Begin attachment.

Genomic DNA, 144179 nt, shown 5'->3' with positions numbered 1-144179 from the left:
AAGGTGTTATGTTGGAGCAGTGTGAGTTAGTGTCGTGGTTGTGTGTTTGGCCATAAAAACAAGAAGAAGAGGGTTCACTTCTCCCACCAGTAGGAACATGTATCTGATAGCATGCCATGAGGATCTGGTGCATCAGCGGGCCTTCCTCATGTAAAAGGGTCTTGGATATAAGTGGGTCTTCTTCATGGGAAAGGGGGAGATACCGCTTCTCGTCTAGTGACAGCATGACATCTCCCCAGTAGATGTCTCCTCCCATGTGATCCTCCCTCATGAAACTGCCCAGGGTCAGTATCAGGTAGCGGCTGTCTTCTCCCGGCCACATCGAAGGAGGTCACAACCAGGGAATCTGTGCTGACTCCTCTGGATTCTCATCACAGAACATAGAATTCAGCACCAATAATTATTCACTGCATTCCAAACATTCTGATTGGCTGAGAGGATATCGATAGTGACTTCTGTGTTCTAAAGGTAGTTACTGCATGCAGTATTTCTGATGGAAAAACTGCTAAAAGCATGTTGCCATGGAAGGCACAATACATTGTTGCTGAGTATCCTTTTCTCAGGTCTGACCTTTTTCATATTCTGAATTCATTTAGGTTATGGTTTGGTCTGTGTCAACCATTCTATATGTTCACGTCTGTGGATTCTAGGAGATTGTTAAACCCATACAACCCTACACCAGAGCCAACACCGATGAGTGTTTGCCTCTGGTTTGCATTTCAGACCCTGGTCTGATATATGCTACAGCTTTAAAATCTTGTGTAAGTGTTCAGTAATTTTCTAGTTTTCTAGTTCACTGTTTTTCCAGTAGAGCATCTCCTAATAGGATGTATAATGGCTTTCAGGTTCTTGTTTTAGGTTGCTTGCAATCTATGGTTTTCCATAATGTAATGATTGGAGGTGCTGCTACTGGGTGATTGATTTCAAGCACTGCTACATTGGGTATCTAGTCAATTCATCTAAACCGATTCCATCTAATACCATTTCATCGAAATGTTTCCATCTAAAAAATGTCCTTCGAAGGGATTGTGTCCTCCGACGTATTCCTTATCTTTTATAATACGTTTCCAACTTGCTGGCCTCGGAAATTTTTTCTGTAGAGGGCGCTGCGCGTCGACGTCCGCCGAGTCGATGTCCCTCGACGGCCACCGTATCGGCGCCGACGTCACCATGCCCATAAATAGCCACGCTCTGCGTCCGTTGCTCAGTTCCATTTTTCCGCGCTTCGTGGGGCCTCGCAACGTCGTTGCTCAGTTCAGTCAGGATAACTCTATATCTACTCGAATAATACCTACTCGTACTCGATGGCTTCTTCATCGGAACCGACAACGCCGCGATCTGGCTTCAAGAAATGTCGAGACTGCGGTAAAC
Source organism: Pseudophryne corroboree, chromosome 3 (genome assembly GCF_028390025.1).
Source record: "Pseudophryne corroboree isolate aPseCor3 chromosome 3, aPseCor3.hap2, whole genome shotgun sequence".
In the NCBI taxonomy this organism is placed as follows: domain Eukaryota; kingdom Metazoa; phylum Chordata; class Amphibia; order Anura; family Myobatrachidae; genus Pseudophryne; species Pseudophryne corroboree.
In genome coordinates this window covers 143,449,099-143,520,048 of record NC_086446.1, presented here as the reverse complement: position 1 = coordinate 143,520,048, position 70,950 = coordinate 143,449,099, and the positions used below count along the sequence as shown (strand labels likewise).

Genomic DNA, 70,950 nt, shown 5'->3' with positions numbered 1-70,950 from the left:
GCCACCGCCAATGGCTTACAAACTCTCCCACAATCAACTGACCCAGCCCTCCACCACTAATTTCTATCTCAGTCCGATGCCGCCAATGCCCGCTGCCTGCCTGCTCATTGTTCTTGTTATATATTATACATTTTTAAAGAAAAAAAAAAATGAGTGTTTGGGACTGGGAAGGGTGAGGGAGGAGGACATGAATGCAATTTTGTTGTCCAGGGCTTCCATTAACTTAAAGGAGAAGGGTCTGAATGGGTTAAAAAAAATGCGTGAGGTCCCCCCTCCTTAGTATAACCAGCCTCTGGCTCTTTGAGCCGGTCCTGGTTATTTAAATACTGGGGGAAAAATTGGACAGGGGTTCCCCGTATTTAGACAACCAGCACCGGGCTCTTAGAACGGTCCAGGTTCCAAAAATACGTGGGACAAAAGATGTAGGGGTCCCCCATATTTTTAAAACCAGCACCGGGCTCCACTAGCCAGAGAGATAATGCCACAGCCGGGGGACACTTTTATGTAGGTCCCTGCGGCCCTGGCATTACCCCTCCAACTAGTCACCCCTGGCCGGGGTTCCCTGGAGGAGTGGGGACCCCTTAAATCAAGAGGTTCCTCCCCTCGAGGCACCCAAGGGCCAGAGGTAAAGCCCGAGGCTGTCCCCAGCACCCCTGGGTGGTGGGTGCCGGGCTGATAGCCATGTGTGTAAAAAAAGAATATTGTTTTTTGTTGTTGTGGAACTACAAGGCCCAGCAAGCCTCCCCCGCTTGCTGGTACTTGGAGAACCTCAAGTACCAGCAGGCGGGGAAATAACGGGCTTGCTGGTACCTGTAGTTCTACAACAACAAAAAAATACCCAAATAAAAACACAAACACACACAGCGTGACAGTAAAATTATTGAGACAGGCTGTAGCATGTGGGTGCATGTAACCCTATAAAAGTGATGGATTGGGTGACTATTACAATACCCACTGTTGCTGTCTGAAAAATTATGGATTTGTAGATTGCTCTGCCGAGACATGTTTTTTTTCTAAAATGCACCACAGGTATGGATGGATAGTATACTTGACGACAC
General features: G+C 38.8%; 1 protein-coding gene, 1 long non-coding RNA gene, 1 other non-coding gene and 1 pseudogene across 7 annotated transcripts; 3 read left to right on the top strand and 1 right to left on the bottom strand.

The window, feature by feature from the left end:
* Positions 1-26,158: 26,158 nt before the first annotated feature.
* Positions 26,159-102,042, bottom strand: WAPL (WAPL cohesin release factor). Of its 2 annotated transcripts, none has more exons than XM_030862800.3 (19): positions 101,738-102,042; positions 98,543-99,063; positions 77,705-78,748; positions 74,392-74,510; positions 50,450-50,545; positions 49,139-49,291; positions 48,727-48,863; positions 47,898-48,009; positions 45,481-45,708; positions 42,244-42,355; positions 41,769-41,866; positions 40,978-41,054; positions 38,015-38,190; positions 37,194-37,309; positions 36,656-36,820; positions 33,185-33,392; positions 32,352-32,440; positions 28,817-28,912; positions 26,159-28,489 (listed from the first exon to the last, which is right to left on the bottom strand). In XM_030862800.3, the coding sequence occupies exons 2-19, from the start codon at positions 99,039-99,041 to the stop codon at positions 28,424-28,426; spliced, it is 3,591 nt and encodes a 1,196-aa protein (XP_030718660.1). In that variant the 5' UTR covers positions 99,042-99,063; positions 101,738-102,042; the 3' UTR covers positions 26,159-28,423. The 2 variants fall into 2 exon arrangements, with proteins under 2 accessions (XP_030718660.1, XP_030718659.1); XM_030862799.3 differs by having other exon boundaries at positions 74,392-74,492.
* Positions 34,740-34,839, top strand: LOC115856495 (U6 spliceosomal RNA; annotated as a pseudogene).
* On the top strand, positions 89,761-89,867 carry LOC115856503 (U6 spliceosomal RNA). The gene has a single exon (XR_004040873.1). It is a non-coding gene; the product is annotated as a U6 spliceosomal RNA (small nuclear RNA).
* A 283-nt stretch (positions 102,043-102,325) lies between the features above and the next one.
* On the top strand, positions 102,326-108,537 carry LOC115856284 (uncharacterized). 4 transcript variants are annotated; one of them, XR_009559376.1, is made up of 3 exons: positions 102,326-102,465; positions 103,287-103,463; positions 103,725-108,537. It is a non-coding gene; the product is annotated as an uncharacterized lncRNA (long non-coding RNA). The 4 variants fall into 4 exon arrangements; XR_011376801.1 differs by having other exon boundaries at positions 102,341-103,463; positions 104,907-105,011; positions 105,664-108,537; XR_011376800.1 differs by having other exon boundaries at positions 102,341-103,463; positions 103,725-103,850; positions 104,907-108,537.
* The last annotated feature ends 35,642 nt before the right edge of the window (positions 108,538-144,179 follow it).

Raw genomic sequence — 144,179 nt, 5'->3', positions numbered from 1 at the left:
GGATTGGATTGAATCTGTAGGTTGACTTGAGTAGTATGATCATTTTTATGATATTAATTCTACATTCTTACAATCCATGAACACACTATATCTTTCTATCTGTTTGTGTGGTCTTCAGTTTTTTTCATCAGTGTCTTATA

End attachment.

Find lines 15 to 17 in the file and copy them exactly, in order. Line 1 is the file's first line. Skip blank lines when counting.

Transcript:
* A 283-nt stretch (positions 102,043-102,325) lies between the features above and the next one.
* On the top strand, positions 102,326-108,537 carry LOC115856284 (uncharacterized). 4 transcript variants are annotated; one of them, XR_009559376.1, is made up of 3 exons: positions 102,326-102,465; positions 103,287-103,463; positions 103,725-108,537. It is a non-coding gene; the product is annotated as an uncharacterized lncRNA (long non-coding RNA). The 4 variants fall into 4 exon arrangements; XR_011376801.1 differs by having other exon boundaries at positions 102,341-103,463; positions 104,907-105,011; positions 105,664-108,537; XR_011376800.1 differs by having other exon boundaries at positions 102,341-103,463; positions 103,725-103,850; positions 104,907-108,537.
* The last annotated feature ends 35,642 nt before the right edge of the window (positions 108,538-144,179 follow it).